Change Makers: Ways of Protest

Wednesday, December 2nd, 2020
DPAC 19 Feb 2014 20140219-316_2400
Paula Peters of Disabled People Against Cuts speaks outside ATOS offices in National Day of Protest against mishandling of Work Capability Assessments. 19 Feb 2014

I am one of the very long list of artists taking part in the show currently at the Elysium Gallery in Swansea, Change Makers: Ways of Protest.

Here is the full list from the gallery web site:

Asim Ahmed | Phoebe Beckett | Nazma Botanica | Jason & Becky | Beltalowda | Frans Van Den Boogard | Bourdon Brindille | Ben Browton | Hazel Cardew | Louise Burston | Elsa Casanova | Philip Cheater | Michael Cheung | Jonah Brucker-Cohen & Mark Ramos | Lucy Donald | Judit Csobod, Marcela Echeverki & Stephen Donnelly | Plein Le Dos | Angus Eickhoff | Camila Espinoza | Gisela Ferreira | Mark Folds | Virginie Foloppe | Dawes Gray | Amy Goldring | Emily Grimble | Carol Harrison | Vinay Hathi | Hannah Jones | Paul Jones | Julia Justo | Ken Kamara | Tim Kelly | Shona Davies, David Monaghan & Jon Klein | Bob Bicknell-Knight | Hannah Lawson | Catherine Lewis | Laura Elisabeth Levick | Peter Lewis | Peter Marshall | Alice Mason | Steph Mastoris | Celia Mora | Karl Morgan | Sarah Poland | Jota Ramos | Euros Rowlands | Fiona Roberts | Si Sapsford | David Sladeck | Ekene Stanley | Ben Steiner | John Thomson | Daniel Trivedy | Vladimir Turner | Kenechi Unachukwu | Undercurrents | Natacha Voliakovsky | Eef Veldkamp | Aisling Ward | Thais DeMelo & Pedro H.C |Dawn Woolley & Davin Watne | Caroline Wilkins | Ian Wolter | Tess Wood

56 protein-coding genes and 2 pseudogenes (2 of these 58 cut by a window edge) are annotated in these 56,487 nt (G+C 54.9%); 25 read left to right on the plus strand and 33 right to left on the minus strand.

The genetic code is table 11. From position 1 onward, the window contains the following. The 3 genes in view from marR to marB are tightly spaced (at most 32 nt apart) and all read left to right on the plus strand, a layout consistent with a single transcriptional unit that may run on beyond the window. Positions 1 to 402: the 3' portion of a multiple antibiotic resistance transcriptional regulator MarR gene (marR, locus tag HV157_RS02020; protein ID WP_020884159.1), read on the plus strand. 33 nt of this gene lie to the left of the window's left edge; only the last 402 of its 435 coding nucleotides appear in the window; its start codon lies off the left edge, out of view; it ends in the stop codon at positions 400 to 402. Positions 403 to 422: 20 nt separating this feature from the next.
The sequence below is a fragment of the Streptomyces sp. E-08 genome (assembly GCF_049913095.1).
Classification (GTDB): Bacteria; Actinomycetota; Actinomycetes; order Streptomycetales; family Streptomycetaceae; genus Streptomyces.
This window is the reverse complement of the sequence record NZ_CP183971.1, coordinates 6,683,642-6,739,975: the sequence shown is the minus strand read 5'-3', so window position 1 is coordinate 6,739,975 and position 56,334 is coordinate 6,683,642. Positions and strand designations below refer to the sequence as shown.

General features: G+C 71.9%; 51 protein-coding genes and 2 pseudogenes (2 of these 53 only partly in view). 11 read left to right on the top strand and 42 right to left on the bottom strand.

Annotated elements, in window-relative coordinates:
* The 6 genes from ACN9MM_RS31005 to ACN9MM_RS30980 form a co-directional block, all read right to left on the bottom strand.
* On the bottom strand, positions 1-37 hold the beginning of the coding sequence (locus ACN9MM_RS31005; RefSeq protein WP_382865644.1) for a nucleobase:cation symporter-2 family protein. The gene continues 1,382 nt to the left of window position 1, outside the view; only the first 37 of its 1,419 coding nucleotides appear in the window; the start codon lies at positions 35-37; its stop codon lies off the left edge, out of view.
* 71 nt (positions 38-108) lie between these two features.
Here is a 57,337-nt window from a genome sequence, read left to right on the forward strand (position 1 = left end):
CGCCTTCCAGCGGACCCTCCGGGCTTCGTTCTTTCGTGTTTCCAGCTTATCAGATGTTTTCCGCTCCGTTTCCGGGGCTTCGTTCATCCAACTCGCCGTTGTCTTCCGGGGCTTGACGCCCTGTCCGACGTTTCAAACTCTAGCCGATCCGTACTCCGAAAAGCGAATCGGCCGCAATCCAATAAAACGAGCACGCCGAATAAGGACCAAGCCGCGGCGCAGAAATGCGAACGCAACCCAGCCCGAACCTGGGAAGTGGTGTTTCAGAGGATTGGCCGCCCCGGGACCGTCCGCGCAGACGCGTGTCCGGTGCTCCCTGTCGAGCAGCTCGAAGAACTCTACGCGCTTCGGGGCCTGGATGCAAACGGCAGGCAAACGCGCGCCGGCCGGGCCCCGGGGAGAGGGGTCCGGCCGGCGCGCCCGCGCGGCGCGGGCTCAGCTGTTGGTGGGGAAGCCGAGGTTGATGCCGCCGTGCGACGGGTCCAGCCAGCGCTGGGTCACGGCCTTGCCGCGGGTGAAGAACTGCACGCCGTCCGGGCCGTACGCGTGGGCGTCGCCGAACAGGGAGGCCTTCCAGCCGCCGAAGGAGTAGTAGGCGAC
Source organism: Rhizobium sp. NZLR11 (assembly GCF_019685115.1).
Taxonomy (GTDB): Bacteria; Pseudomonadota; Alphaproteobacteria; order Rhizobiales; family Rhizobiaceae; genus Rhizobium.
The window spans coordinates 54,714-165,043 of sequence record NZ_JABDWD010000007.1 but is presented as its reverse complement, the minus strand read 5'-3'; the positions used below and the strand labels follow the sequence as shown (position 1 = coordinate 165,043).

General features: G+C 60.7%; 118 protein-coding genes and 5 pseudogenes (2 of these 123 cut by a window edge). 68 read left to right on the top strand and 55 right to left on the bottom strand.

Elysium gallery in partnership with Swansea Museum, Swansea County Council and Fusion presents ‘Ways of Protest’, an extensive exhibition looking at how the arts can be used as a vehicle for protest, and how activism and a desire for social change can drive individual and collective creativity.

Contemporary artworks by Welsh and International artists will be accompanied by archival artefacts from the vast Swansea Museum collection as well as memorabilia, photographs, interviews, and artworks provided by members of the public and protest groups from Swansea and Wales.